Neil Armstrong: Obamaspace a "long Downhill Slide to Mediocrity"
Published April 14, 2010 by:
Three Apollo era astronauts have sent a letter to President Obama condemning his plans to cancel the Constellation space exploration program. The astronauts who signed the letter are Jim Lovell, Gene Cernan, and Neil Armstrong.
The letter expressed the concern that under the Obama space plan, America will not only not have a certain method of sending astronauts to low Earth orbit, but also will have defer plans to explore space beyond low Earth orbit for the foreseeable future.
"For The United States, the leading space faring nation for nearly half a century, to be without carriage to low Earth orbit and with no human exploration capability to go beyond Earth orbit for an indeterminate time into the future, destines our nation to become one of second or even third rate stature. While the President's plan envisages humans traveling away from Earth and perhaps toward Mars at some time in the future, the lack of developed rockets and spacecraft will assure that ability will not be available for many years.
"Without the skill and experience that actual spacecraft operation provides, the USA is far too likely to be on a long downhill slide to mediocrity. America must decide if it wishes to remain a leader in space. If it does, we should institute a program which will give us the very best chance of achieving that goal. "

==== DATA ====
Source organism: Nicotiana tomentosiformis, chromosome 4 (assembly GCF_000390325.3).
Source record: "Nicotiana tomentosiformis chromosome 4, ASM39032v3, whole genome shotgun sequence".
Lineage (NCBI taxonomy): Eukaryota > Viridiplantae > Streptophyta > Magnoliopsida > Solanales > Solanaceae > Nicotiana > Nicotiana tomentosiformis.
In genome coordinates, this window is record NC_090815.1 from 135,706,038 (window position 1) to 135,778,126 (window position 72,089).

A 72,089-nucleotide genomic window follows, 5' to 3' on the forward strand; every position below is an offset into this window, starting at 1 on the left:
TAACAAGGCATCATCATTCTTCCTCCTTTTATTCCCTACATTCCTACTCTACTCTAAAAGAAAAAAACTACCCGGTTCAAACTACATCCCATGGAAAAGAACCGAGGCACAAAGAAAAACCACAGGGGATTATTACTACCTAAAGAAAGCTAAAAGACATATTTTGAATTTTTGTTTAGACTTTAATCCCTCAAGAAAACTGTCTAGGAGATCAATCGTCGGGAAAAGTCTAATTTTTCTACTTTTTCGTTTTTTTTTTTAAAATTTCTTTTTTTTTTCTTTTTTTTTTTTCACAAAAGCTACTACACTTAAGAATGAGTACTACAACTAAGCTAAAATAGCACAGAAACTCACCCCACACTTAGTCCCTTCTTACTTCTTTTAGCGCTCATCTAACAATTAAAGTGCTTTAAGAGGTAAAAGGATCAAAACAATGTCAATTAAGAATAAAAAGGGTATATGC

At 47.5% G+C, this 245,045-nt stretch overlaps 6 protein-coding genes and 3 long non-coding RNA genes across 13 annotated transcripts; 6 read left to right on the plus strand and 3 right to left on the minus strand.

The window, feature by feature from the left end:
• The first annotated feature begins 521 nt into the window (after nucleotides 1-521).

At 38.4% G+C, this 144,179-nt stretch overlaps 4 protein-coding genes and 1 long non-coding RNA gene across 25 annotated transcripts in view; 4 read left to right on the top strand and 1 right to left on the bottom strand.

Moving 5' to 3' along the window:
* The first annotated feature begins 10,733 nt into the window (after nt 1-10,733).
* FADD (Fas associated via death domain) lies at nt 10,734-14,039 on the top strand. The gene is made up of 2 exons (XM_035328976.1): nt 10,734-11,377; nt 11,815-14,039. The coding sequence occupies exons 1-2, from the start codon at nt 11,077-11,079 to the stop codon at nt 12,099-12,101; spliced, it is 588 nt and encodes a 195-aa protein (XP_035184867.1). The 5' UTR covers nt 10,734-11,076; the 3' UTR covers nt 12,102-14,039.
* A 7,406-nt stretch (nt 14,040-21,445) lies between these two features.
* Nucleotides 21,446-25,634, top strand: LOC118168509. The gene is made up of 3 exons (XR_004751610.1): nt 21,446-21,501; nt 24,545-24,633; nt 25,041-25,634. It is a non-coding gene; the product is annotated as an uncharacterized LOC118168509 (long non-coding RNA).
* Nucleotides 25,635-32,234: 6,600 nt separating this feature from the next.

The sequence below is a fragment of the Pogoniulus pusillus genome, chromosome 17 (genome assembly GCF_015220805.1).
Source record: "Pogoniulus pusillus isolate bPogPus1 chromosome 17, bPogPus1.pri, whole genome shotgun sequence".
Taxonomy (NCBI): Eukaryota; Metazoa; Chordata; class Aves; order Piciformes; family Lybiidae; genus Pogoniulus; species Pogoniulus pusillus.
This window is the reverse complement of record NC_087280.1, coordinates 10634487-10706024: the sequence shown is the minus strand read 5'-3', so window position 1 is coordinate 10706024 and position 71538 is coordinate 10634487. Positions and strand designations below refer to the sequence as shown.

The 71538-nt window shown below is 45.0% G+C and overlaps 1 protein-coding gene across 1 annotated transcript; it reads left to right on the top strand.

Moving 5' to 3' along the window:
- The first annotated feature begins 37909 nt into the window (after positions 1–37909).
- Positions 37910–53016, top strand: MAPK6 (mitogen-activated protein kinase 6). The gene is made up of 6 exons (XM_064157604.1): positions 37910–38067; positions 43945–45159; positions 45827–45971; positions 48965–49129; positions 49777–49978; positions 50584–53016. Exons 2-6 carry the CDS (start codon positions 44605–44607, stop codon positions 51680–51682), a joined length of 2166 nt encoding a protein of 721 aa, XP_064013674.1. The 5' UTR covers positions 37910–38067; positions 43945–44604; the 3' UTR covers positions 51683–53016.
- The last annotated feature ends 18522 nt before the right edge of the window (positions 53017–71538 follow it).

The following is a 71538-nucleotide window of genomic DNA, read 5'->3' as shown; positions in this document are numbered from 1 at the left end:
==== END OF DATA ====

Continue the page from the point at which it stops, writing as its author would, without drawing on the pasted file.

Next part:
Under the Obama space plan, Americans would initially ride to the International Space Station on Russian Soyuz spacecraft at a price of in excess of $50 million plus, though the price is expected to go higher with time. Then commercial space craft will be developed as space taxis to convey crews and cargo to ISS in a few years.
The Obama space plan cancels the Constellation space exploration program and instead proposes a research and development program to build "game changing" technology that would make such exploration easier and cheaper at some indeterminate time in the future.
Many analysts wonder, though, what the metrics are to judge the success of the new R&D program. No one in the Obama administration has articulated what has to happen before a future American president can say that once again American astronauts can go to the Moon and other places beyond low Earth orbit. There are concerns that the R&D program is unfocused and vague and will not lead to anywhere.
Neil Armstrong rarely makes public statements, preferring to live in relative obscurity. Neil Armstrong, the first man to walk on the Moon, is often mentioned in the history of exploration alongside Columbus, Magellan, and Lewis and Clark. So the fact that Neil Armstrong choose to express himself, among others, about the Obama space plan lends that expression extra weight.
Source: Armstrong: Obama Hurting Space, Patrick Gavin, Politico, April 13th, 2010